3. Bragging rights…This doesn’t need much explanation as there will always be those who have to do something edgy and daring. However, this seems less likely for their own personal interests and more likely to be able to say they’ve been there and done that.

Still, despite the progress, the brand new welcome mat comes with many U.S. imposed strings attached. As Americans, we are able to visit Cuba but not as tourists. In fact, the U.S. Department of State still indicates that “Tourist travel to Cuba is prohibited under U.S. law for U.S. citizens and others under U.S. jurisdiction”. In other words your next beach vacation will not be a leisurely week on the famed shores of Playa Paraiso and Playa Sirena, two beaches on Cuba known as some of the most beautiful in the Caribbean. However, educational travel to Cuba is permitted and “people to people” or “discovery” tours are becoming increasingly trendy with each departure offering at least one component to fulfill the educational requirement. Visits to organic farms or local schools qualify as well as anything that includes a charitable component.  At first glance these “People to People” programs appear to be a form of control, restricting what the visitor may or may not see. At second glance it’s a well thought out plan that does provide a measure of supervision of tourists but successfully allows visitors to engage with locals in a meaningful and more importantly, profitable way for the Cubans. Visits to cigar rolling shops, music organ factories, dance lessons and cocoa production all offer opportunities to highlight Cuban products as well as provide revenue to the islanders and let’s just say it – the government, from either entry taxes or product purchases. Either way both the vendor and the visitor benefit; one from earning a living selling products or services and the other from getting an item or experience that is unique and memorable. Participating in a “People to People” program could simply be for the sole purpose of extending the American hand of friendship to rebuild relations and to illustrate further that we are world leaders in achieving peace.  Like any relationship that goes bad, sometimes you get to repair it, you get to start new and perhaps it’s better than it was before. Sometimes it’s just never the same and you end up with polite but distant relations. Each party has got to be committed to the process, to be willing to look past previous transgressions and work towards the future with a common goal of respecting each other’s individuality. Re-establishing relations with Cuba may seem like a small step in a sometimes hostile world environment and some would also say that world peace isn’t possible. But, it has to start somewhere and if that somewhere is a 42,000 square mile island known as Cuba then I say “Bueno”!

Excess Baggage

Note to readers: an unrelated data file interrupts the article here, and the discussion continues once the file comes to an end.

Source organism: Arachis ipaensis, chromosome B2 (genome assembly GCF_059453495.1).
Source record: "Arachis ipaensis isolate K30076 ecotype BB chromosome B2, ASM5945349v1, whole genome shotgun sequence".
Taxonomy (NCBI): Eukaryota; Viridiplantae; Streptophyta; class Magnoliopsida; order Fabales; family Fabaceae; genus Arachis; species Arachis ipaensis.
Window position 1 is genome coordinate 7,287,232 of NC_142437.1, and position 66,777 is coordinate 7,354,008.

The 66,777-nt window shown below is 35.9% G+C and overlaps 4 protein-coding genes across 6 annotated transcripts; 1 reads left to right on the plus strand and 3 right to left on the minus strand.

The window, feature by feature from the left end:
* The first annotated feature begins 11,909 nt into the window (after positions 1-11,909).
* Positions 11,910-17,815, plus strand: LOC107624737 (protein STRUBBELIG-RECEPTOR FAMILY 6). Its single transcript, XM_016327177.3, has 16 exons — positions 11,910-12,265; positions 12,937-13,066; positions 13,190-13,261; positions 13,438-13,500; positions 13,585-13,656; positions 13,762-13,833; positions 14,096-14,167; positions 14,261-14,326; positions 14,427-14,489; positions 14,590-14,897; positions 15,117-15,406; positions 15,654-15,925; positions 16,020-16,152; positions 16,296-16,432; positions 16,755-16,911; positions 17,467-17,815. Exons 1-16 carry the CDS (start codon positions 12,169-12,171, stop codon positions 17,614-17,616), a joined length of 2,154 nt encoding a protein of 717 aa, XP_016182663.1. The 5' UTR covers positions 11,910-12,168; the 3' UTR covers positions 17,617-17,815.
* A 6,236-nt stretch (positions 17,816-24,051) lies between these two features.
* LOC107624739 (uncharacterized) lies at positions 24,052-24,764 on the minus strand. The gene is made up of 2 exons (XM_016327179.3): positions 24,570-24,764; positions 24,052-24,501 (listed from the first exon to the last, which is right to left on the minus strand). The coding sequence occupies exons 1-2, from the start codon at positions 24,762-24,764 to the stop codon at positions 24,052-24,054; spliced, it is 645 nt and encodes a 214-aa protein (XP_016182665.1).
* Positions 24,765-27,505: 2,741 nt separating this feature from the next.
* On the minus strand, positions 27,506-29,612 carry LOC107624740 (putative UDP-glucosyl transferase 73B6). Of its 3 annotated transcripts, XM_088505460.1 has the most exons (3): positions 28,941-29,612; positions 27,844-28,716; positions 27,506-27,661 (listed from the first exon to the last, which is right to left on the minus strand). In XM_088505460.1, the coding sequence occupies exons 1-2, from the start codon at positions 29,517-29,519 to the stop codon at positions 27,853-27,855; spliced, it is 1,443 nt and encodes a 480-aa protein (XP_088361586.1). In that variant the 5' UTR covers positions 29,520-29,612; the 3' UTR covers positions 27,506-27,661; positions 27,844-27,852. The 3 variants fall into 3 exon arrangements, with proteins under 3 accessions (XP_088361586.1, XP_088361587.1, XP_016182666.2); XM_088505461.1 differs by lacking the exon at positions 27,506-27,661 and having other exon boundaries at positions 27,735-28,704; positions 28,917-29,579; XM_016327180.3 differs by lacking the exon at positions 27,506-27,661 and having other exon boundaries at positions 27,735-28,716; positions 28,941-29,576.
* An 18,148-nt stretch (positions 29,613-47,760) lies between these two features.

To check or not to check, now that really does seem to be the question. At least, it’s one of the most frequently asked questions that I hear, as to whether you should check your luggage or carry it on the plane with you. I wish there was an easy answer. Packing for a vacation used to be a whole lot simpler than it is today. There were fewer restrictions on what or how much you could bring on board. You could pack a few extra outfits to allow you the luxury of choosing what to wear based upon the current weather or your current mood. You weren’t forced to measure or weigh your bags out of fear of additional and unexpected surcharges. There were even people at the airport terminals that were ready, willing and able, for a tip of course, to help carry your luggage for you. Now that was luxury. However, the glory days of travel are now history and roll-aboards a.k.a. bags on wheels are a current trend and are probably here to stay. The carry it yourself phenomenon not only erased another layer of the good life, it also put a whole lot of porters out of a job. On the positive side it also forced us into shedding our excess baggage.  That’s good advice for travel and a metaphor for life in general. Extra baggage both weighs you down and slows you down. 11113261_10152957133221581_8044809352030848652_oBy packing fewer items you have less to worry about losing and your choices when dressing will be simplified since your options are limited. I know that doing laundry isn’t usually included on a vacation wish list. As a matter of fact it’s often one of the daily chores that people are trying to escape. But, by bringing along wash and wear items and being willing to rinse them out at night you will be able to pack less and wear twice. That definitely lightens your luggage load. If that appeals to you I would suggest that you save a little room in your 3-1-1 bag for a small bottle of laundry detergent. I quickly learned a handy trick when I was in Africa for two weeks. I needed to be able to dress down for dusty safaris, dress up for formal evenings and then dress down again for more dusty safaris. I also had to adhere to strict baggage weight restrictions. Necessity certainly helped me discover that if you sink-wash your items and then roll them up between two towels to remove the extra moisture and then hang them, they’ll be dry and reasonably clean by morning. Now, I know that a vacation should be considered a break from everyday life, which normally includes not doing laundry, but I also interpret that as simpler dressing, simpler make up and definitely simpler hairstyles. To that end, I often adopt a barebones, minimalist approach such as putting my hair up in a clip, using more sunscreen and less make up and easy mix and match clothes. Really, who cares what you’re wearing. I talk to a lot of returning vacationers and not a single one of them has ever once mentioned the woman down the hall who actually wore the same outfit twice. “Can you imagine wearing the same outfit? I mean, really, who does that?” Well, I do. I am proud to spend more time vacationing and less time preening. I like being able to relax knowing that my luggage will arrive when I do because I will be carrying it. I like being able to save time when I bypass the luggage carousel and head straight for a cab. I know that if a sudden need arises I can always purchase what I need at my destination. Sure, there’s a possibility that I’ll pay a premium for the convenience of making a purchase at tourist prices but there’s also the possibility that I will find something unique and will be happy to wear it again in the future. That’s actually the best kind of souvenir. On the other hand, I absolutely recognize that for some folks, being able to dress up at night and wear nicer clothing than they usually wear in their daily lives could all be part of the fun.  If you tend to try on 3 or 4 outfits before finally making a decision, you’re probably going to be carrying a heavy load when you travel.  To those who have trouble leaving it all behind I say “yes, you can take it with you!” You just might have to pay a little more in baggage fees and tips to those who help you carry it. You could consider that to be an investment in good style. Fortunately, there are a few airlines that still allow you the dignity of checking a bag without a charge, such as Jet Blue which allows 1 free bag. Southwest Airlines is even more generous and allows you to check two bags! That’s mighty kind of them and has also proven to be a winning strategy. Travelers specifically request that they fly with Southwest because of their luggage policies. Imagine that, give the passengers what they want and they come back for more. Most major airlines will charge you $30.00 or more for each checked bag. If you dare to check a second bag you will pay $50.00 for that privilege. However, if you happen to expand your travel horizons to the Caribbean or beyond you will find that the airline’s generosity also expands and in most cases, your first checked bag will be transported for free. So pack what you want. The best advice I can offer is that if you bring a smile, a sense of adventure and enough clean underwear, they will see you through almost anything that might come your way.